xii, 280p., Figs., Tables, App., Bib., Index, 23 cm.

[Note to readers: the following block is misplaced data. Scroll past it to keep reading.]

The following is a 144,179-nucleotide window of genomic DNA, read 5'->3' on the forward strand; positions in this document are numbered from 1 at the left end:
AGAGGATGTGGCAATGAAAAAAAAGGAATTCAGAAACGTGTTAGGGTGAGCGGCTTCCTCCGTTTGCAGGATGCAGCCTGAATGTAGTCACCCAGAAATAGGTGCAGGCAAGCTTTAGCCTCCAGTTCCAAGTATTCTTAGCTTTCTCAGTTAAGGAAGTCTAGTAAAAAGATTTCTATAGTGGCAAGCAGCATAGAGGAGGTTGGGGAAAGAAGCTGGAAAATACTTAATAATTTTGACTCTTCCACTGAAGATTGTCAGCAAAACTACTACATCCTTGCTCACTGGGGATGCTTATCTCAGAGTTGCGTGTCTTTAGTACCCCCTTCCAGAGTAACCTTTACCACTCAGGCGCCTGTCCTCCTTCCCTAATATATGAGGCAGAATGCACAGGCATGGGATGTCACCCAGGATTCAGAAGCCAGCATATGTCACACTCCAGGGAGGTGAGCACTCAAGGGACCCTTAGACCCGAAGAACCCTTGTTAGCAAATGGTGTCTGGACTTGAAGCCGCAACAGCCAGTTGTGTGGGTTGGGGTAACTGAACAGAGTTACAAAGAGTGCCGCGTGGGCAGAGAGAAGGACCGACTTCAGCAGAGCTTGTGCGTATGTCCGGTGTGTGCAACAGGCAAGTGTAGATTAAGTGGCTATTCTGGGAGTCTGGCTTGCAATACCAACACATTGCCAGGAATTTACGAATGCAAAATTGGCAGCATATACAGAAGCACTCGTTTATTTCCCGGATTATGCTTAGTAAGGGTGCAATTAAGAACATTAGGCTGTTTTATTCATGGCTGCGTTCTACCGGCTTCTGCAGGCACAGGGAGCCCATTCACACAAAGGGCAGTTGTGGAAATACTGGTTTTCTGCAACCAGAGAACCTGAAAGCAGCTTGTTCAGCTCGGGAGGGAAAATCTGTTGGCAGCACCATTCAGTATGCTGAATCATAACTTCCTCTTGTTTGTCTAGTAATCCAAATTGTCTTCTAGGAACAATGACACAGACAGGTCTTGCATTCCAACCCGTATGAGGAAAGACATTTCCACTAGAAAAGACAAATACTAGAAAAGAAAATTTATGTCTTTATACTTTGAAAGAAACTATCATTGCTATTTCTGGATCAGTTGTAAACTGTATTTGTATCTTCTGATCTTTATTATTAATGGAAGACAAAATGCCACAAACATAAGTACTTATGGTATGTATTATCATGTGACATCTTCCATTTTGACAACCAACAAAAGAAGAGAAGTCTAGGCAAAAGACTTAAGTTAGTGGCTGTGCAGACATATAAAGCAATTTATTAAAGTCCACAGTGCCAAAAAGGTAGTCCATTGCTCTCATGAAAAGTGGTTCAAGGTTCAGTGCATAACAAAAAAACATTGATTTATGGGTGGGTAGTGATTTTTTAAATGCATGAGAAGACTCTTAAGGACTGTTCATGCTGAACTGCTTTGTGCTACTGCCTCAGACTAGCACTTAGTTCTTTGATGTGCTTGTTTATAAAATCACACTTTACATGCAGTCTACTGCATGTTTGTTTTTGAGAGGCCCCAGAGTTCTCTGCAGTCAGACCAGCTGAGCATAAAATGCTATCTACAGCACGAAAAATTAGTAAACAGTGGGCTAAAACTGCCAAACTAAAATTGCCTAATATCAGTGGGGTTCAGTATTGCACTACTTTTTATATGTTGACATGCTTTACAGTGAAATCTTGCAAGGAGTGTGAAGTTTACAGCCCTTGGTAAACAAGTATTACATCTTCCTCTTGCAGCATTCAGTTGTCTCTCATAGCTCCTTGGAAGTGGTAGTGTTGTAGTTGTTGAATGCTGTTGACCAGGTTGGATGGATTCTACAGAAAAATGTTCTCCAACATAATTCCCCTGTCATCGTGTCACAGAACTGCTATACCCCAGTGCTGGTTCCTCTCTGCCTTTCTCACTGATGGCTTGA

This is a study of the Mishing, the second largest tribe of Assam inhabiting the Brahmaputra Valley. Besides giving a comprehensive ethnographic account of the people, this book raises important theoretical issues pertaining to the analysis of kinship and descent in anthropological studies. It specifically focuses on the genitor/pater debate in determining kinship status with special emphasis on the structure of descent groups. Ancestor worship and its associated rituals is a key variable that has been used to clarify some of the theoretical ambiguities in the above mentioned debate. This study fills in a long felt gap in anthropological literature in India as little work is available on the detailed analysis of kinship in any tribal community specifically with a view to tackle the important theoretical debates going on in this field. With the help of a painstaking and indept empirical study, the author has analysed important problems in the field of kinship, descent and affinity. Taken from the point of view of its rich ethnographic material, penetrating analysis and the theoretical insights it offers, this work may be considered as a landmark in kinship studies of tribal societies in India.